Evolutionary Systems: Biological and Epistemological Perspectives on Selection and Self-Organization
G. Vijver, Stanley N. Salthe, M. Delpos
Springer Netherlands, Oct 31, 1998 - Philosophy - 438 pages
The three well known revolutions of the past centuries - the Copernican, the Darwinian and the Freudian - each in their own way had a deflating and mechanizing effect on the position of humans in nature. They opened up a richness of disillusion: earth acquired a more modest place in the universe, the human body and mind became products of a long material evolutionary history, and human reason, instead of being the central, immaterial, locus of understanding, was admitted into the theater of discourse only as a materialized and frequently out-of-control actor. Is there something objectionable to this picture? Formulated as such, probably not. Why should we resist the idea that we are in certain ways, and to some degree, physically, biologically or psychically determined? Why refuse to acknowledge the fact that we are materially situated in an ever evolving world? Why deny that the ways of inscription (traces of past events and processes) are co-determinative of further "evolutionary pathways"? Why minimize the idea that each intervention, of each natural being, is temporally and materially situated, and has, as such, the inevitable consequence of changing the world? The point is, however, that there are many, more or less radically different, ways to consider the "mechanization" of man and nature. There are, in particular, many ways to get the message of "material and evolutionary determination", as well as many levels at which this determination can be thought of as relevant or irrelevant.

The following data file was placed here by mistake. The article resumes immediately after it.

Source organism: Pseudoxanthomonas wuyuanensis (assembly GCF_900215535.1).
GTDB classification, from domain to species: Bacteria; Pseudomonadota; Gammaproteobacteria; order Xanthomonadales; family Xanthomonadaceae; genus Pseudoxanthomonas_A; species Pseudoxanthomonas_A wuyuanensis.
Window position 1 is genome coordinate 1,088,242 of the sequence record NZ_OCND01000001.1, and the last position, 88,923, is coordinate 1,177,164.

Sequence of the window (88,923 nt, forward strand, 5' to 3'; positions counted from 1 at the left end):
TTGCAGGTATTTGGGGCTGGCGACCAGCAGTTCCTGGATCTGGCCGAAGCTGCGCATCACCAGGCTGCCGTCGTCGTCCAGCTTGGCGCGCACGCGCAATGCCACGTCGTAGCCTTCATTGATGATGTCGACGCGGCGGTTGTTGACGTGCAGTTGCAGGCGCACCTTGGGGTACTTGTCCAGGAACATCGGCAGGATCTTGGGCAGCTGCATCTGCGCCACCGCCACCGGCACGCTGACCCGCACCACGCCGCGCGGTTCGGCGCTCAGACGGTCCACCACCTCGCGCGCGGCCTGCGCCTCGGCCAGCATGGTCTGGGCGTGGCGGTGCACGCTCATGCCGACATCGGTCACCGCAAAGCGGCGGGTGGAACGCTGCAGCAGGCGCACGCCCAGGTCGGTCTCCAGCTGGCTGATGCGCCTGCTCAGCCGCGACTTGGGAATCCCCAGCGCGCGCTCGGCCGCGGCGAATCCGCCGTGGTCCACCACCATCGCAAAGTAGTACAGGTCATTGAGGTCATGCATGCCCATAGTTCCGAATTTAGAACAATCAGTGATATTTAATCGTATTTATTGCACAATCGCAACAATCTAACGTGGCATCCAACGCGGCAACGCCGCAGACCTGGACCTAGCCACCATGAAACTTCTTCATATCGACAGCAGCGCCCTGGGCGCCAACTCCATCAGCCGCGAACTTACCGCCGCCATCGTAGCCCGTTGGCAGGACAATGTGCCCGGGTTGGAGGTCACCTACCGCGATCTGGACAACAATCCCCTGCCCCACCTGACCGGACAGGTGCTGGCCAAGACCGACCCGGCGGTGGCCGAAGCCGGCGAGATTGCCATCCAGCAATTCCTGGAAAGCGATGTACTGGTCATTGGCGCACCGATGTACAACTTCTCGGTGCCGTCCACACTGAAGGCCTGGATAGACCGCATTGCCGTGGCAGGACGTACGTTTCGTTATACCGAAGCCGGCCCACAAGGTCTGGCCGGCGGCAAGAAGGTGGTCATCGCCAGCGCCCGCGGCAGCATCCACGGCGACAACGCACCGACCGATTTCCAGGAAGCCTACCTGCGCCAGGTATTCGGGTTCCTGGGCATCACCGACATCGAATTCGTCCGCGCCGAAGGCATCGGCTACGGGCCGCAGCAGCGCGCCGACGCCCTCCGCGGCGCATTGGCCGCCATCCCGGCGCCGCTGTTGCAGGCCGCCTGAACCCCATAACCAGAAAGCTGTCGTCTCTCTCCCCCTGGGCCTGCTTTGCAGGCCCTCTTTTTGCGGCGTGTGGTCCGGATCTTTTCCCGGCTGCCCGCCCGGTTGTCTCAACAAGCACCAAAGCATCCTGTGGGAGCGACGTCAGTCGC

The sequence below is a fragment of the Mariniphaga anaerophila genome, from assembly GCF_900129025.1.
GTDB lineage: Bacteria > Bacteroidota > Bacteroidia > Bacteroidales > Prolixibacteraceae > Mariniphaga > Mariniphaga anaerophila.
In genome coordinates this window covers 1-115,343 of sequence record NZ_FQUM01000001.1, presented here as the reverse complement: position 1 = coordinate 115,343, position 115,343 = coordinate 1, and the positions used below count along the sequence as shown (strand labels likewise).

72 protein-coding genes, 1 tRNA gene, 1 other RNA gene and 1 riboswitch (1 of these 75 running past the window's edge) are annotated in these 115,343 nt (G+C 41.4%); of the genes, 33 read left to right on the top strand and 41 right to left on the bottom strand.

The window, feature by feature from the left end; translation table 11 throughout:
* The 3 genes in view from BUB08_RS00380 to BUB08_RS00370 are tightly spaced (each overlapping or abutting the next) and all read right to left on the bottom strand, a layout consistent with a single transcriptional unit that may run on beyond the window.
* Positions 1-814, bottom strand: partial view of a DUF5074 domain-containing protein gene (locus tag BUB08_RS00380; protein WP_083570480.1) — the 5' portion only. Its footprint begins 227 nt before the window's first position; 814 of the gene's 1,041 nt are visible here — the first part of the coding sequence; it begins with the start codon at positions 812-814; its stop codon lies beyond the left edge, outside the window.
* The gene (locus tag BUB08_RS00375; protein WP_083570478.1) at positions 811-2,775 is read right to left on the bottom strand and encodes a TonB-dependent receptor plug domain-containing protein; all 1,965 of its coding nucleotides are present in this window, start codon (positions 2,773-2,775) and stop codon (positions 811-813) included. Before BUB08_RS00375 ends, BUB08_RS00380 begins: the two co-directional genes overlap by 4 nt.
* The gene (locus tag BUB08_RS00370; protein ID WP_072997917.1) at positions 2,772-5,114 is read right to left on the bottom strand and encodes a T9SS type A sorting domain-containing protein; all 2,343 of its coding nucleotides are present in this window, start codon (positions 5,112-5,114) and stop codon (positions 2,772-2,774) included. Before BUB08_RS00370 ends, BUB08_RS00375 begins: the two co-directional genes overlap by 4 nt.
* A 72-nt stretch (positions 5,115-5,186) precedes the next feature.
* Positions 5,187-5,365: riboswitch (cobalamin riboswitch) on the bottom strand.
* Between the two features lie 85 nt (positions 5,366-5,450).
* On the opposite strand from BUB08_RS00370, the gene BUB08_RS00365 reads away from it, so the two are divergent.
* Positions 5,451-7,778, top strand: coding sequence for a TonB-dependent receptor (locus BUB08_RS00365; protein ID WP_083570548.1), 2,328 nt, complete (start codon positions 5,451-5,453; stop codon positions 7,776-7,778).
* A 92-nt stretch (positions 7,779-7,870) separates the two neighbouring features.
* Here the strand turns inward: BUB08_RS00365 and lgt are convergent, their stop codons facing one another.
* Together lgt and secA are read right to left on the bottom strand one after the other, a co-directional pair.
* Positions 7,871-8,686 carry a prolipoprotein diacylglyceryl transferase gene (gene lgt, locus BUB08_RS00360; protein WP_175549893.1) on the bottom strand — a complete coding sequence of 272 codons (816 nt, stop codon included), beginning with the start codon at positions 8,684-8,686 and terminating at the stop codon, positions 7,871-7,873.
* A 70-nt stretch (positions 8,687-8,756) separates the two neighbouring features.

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STANLEY N SALTHE The role of natural selection theory in understanding
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Evolutionary Systems: Biological and Epistemological Perspectives on ...
G. Vijver,Stanley N. Salthe,M. Delpos
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adaptation adaptationism adaptationist alleles Aristotle attractors Autopoiesis behavior Bénard cells biological systems Buddhist Callebaut Cambridge Cartesian circle causal cells cognitive complex systems components concept constraints construction context Csányi Darwinian Darwinism defined Depew described developmental dynamics ecological effects emergence energy entities environment epigenetic epistemic equation evolution evolutionary epistemology Evolutionary Systems evolving example explain external final cause formal formal cause function genes genetic genotypic hierarchical human idea identity interactions internal descriptive internal measurement interpretation Kampis Kornwachs laws Lewontin lineage living systems material mathematical Maynard Smith means mechanisms molecules mutation natural selection neo-Darwinism objects observer operators optimality organization origin Pattee perception perspective phenomena phenotype Philosophy physical pleiotropic population possible potential pragmatic information principle problem properties relation replication Salthe self-organization semantic semiotic sense species Spinoza structure Swenson symbols syntactic thermodynamic traits University Press Vijver Weber Wimsatt